Planting Decisions, Right or Wrong

Musings of a Pig Farmer by Larry Sailer

This spring has been one of the most challenging in the 40 years that I have been farming!  With dry soils in March, we were optimistic that spring planting would be early.  Some of us were even concerned whether we had enough subsoil moisture to make it through until the spring rains arrived.  Then April Showers began to fall, and we experienced the wettest April on record for 141 years.  We haven’t had many days without precipitation, and the week of June 5th was the wettest on record in Iowa since July 2010.  As a result, the spring 2013 planting season (#plant13 on Twitter) is the most drawn out one that I’ve experienced.

I took this picture this morning after dropping kids off at bible school. This is the erosion that is happening due to all this rain.

If I would’ve known then what I know now, I would’ve made different farming decisions.  (Hind sight is always 20/20, right?)  I started planning my 2013 crop last fall when my ground was extremely dry.  To conserve soil, save time and fuel, I had been farming no-till for several years.

Years of no-till also meant that my soil was becoming compacted.  During the dry year, I could definitely see how compaction – which resulted when heavy equipment was driven across my fields to erect the wind turbines – affected plant growth and yield.  I could tell that around the turbines the plants’ roots couldn’t grow down, so those plants weren’t able to reach the moisture needed.  Deep tillage is the cure for compaction, so I chose “to make lemonade” during the dry fall.  I tilled to break up the soil and give the 2013 crop’s roots a chance to grow down into the soil for moisture and plant food.

Other decisions that I made last fall include:

  • The number of acres to plant to corn or beans (crop rotation);
  • Fertilizer needed to feed the growing crops;
  • Weed control programs;
  • Seed selection; and
  • the list goes on and on!

Thanks to Mother Nature, I’m now facing some of these same decisions again:

  • Do I switch relative maturity on my corn?
  • Should I switch from planting corn to beans?
  • Should I even plant at all?

Today’s farmer must “farm the government.”  What I mean by this is a farmer must know all the rules and regulations that modify the way we farm to stay in compliance with the law.  Sometimes this is extremely difficult to do because some rules are so vague that they’re interpreted differently by the various people charged by the government to in force the rules.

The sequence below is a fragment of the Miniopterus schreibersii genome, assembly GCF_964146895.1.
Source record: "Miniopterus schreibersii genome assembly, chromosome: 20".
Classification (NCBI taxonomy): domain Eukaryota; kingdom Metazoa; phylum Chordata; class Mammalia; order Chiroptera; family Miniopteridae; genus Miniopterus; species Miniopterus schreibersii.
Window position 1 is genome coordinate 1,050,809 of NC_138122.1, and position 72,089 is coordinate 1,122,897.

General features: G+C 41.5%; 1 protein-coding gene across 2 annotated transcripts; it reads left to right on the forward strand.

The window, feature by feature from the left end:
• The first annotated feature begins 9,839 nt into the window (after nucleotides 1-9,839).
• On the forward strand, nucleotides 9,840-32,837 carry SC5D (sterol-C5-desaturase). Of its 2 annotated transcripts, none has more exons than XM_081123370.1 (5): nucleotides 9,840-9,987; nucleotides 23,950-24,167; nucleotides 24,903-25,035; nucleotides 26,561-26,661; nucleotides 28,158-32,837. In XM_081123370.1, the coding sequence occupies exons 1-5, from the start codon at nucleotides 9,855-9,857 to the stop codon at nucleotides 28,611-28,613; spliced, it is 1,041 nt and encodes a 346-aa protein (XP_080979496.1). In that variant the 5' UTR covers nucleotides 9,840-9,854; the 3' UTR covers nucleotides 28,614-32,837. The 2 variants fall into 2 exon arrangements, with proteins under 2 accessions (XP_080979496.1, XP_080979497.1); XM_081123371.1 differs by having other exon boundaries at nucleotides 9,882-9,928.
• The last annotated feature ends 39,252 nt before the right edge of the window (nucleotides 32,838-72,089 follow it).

In addition to my crop concerns, thoughts of my livestock and family weight heavily on my mind:

  • What new viruses might my pigs get?
  • What fun memories can we make with our grandkids, who are here this week for their annual Bible school visit?
  • When will I find the time to move the horses?  (That reminds me, they really need vaccinations including worming medicine.)
  • When will it ever stop raining?  Soil is washing away!
  • How can I better manage my ground?
  • When is the first ISU football game, and how are Devin’s shoulders healing?
  • How is Jesse getting along the blood clots in her leg?
  • Oh no, when do I leave for Romania and the Ukraine?
  • Will I ever get the lawn mowed?!
  • When will be a good time to build that waterfall Janice has been wanting?
  • Which should I do first, finish remodeling her laundry room or building the waterfall?
  • Maybe I should go out and pick up all those rocks I pulled out with the ripper.  Wait, I can’t do that yet because the fields are just too wet.

With all these thoughts racing through my mind, I’m beginning to feel a lot like the pig who was given a pancake!  In case you’ve never read that classic children’s storybook, If You Give a Pig a Pancake, written by Laura Numeroff, I’ll share a brief excerpt to give you an idea:

If you give a pig a pancake, she’ll want some syrup to go with it. You’ll give her some of your favorite maple syrup, and she’ll probably get all sticky, so she’ll want to take a bath. She’ll ask you for some bubbles. When you give her the bubbles…

Back to thinking about planting… Should I stop planting corn with only 10 acres left, or should I switch to beans?  Research shows you can get decent corn yields through mid-June, but according to the insurance programs, I should switch crops.  Right or wrong, government policy will make some of these planting decisions for me!